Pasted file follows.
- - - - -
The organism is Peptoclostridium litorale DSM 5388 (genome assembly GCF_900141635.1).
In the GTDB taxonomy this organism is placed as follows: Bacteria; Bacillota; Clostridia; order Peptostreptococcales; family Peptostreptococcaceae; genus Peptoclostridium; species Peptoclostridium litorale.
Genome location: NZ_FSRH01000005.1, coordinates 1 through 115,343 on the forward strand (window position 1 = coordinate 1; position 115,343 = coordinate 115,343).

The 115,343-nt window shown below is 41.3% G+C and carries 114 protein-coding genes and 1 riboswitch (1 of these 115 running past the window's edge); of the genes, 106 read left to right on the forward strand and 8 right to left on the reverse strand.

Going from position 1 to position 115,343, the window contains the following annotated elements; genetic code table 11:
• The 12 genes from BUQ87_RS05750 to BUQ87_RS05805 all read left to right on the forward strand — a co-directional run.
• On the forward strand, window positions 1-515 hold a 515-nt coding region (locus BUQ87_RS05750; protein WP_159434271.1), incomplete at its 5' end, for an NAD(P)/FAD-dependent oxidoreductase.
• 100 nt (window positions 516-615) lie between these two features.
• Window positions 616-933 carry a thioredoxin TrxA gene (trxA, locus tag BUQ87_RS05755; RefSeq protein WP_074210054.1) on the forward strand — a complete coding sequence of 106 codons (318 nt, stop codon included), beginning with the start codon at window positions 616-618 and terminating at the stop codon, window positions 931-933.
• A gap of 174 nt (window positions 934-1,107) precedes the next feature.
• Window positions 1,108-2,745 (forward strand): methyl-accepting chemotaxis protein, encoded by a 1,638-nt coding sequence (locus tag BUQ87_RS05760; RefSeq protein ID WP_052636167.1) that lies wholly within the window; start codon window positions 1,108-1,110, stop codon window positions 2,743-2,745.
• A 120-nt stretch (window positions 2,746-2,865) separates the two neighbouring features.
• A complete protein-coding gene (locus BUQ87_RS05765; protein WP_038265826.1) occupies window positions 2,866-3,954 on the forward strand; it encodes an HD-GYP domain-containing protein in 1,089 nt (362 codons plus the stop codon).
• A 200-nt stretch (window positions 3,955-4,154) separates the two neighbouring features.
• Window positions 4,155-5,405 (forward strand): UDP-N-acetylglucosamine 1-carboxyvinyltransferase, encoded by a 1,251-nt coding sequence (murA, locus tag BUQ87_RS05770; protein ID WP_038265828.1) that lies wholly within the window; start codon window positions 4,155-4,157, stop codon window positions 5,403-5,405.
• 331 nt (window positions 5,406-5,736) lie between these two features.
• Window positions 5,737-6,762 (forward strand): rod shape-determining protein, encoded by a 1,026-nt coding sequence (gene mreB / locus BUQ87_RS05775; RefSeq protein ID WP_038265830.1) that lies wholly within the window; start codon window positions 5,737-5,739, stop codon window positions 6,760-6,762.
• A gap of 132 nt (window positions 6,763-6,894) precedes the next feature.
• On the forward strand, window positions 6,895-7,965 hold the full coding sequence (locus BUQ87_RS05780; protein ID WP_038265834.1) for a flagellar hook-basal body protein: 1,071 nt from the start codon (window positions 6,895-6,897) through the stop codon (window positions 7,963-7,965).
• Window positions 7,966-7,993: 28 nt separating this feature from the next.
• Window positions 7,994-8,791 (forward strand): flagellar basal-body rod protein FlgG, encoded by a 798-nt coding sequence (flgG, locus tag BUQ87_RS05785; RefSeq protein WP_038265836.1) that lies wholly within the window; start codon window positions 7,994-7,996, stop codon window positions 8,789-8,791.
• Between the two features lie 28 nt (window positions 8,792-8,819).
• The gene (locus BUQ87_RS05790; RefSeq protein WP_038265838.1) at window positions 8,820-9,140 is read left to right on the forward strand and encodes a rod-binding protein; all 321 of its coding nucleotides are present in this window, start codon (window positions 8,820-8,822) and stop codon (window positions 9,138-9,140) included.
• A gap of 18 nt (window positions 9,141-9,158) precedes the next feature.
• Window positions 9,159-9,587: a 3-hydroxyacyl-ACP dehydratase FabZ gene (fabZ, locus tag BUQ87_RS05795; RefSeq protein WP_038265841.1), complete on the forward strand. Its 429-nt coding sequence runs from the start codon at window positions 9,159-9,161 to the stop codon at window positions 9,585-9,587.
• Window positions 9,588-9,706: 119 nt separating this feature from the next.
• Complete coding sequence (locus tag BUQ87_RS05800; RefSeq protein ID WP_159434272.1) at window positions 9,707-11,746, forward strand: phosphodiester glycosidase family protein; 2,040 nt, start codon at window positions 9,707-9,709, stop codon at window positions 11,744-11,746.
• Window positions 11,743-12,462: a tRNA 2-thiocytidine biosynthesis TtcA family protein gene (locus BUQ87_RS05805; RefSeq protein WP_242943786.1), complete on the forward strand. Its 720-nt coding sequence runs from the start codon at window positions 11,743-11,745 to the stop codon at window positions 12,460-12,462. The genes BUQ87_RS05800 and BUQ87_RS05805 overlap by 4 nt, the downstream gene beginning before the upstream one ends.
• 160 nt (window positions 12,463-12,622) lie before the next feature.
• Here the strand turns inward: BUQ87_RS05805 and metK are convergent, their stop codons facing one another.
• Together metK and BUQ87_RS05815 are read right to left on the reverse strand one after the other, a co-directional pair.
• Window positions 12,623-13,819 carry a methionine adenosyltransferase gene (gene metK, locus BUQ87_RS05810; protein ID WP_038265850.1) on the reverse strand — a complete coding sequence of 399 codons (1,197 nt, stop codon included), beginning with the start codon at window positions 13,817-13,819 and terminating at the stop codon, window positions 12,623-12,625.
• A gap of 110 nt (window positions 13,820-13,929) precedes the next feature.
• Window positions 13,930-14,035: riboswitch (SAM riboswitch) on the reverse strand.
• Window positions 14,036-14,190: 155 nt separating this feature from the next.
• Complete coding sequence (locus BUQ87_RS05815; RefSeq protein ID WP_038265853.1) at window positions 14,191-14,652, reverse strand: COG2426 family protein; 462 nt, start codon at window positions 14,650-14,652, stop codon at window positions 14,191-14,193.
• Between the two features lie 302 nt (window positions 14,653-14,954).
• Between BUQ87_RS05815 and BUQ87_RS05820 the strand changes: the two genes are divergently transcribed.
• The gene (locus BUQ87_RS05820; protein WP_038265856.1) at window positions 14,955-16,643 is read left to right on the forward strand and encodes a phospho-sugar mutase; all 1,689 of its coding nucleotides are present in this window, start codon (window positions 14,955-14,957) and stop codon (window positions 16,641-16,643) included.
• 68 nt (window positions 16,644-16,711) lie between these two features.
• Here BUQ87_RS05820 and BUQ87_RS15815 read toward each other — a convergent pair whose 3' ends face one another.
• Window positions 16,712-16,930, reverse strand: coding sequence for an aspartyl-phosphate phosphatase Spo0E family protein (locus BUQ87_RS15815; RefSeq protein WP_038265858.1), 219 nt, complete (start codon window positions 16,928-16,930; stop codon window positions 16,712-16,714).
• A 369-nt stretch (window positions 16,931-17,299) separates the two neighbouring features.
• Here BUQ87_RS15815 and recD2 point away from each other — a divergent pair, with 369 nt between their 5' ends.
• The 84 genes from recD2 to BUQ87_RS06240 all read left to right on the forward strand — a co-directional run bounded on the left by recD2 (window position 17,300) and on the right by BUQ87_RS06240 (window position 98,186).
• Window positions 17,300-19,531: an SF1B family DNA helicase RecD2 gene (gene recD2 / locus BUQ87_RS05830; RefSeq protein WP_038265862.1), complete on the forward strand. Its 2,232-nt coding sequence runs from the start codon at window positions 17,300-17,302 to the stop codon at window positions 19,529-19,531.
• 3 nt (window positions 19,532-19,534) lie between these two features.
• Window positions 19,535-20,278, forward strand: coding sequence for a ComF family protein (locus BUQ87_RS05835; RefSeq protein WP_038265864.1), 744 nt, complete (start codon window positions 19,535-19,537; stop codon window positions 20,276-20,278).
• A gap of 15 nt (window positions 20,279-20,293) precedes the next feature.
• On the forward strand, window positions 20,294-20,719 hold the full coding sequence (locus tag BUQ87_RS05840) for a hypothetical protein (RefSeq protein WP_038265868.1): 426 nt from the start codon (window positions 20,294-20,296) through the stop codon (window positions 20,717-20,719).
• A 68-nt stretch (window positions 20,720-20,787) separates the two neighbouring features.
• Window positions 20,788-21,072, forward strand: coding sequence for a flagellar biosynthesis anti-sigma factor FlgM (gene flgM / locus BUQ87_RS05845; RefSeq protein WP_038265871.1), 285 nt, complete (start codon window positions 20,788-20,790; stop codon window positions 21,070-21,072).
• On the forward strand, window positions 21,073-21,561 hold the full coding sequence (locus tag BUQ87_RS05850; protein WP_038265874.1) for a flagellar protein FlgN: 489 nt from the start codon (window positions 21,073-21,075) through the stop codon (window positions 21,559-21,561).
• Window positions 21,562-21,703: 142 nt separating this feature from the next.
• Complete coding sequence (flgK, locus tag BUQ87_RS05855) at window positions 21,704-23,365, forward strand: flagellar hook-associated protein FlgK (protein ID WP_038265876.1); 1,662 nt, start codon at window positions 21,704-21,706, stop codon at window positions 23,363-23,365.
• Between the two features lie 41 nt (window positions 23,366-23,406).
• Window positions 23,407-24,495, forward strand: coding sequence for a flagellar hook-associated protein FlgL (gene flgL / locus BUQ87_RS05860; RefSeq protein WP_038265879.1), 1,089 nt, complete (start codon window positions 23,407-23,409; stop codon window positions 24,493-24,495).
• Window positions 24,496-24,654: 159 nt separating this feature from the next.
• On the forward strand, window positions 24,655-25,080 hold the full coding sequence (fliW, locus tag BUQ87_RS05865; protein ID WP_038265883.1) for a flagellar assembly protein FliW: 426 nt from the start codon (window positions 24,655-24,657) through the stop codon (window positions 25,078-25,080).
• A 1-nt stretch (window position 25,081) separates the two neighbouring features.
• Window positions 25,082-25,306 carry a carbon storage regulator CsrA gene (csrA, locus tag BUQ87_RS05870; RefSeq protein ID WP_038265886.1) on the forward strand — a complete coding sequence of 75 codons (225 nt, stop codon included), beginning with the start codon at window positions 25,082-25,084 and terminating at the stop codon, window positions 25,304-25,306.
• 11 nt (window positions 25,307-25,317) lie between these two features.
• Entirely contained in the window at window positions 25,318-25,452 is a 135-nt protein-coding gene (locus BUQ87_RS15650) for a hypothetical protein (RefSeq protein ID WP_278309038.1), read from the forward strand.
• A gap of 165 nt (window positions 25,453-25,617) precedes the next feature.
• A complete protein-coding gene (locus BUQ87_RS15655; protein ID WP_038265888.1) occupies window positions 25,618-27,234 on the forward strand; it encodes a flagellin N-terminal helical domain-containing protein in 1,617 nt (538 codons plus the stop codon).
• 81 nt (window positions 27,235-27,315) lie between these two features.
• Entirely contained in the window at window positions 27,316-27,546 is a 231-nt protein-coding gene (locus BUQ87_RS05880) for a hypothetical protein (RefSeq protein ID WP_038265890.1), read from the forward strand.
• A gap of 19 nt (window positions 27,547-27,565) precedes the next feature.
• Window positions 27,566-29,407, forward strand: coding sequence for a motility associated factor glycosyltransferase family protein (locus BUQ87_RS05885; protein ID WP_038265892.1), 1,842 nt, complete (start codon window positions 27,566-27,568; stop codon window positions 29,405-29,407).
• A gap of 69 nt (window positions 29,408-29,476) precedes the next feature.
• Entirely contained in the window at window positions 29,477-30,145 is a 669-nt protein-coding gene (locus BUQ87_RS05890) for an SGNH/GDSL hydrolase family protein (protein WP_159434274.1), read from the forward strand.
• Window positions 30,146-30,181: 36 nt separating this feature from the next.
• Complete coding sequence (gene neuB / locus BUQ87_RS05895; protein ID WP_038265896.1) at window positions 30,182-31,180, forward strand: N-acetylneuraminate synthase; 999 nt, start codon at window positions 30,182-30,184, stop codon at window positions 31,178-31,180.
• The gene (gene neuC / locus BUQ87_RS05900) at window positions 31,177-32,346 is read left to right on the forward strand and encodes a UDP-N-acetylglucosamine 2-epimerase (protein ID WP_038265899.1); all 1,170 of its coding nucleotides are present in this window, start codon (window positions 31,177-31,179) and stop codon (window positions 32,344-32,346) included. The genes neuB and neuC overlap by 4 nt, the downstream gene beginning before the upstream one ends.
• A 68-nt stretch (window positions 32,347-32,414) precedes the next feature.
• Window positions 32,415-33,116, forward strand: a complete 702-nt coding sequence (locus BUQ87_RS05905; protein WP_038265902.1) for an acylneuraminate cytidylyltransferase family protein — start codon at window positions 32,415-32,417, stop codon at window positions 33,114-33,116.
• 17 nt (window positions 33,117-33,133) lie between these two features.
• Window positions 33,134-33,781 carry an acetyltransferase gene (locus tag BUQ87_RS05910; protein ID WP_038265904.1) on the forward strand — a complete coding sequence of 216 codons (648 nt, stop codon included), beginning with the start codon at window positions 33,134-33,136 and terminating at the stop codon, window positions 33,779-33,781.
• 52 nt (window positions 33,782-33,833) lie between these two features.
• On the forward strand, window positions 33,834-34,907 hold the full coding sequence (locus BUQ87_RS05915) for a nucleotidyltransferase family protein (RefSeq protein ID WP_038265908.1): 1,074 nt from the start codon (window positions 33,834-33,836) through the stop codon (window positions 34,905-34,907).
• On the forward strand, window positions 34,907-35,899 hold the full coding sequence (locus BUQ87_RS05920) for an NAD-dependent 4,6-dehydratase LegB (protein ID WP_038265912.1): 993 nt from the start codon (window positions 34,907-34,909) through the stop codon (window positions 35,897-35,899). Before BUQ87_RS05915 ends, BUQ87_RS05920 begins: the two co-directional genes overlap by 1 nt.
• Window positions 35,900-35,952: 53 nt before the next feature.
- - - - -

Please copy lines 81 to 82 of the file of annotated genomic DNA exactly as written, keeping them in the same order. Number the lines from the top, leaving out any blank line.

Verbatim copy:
• On the forward strand, window positions 34,907-35,899 hold the full coding sequence (locus BUQ87_RS05920) for an NAD-dependent 4,6-dehydratase LegB (protein ID WP_038265912.1): 993 nt from the start codon (window positions 34,907-34,909) through the stop codon (window positions 35,897-35,899). Before BUQ87_RS05915 ends, BUQ87_RS05920 begins: the two co-directional genes overlap by 1 nt.
• Window positions 35,900-35,952: 53 nt before the next feature.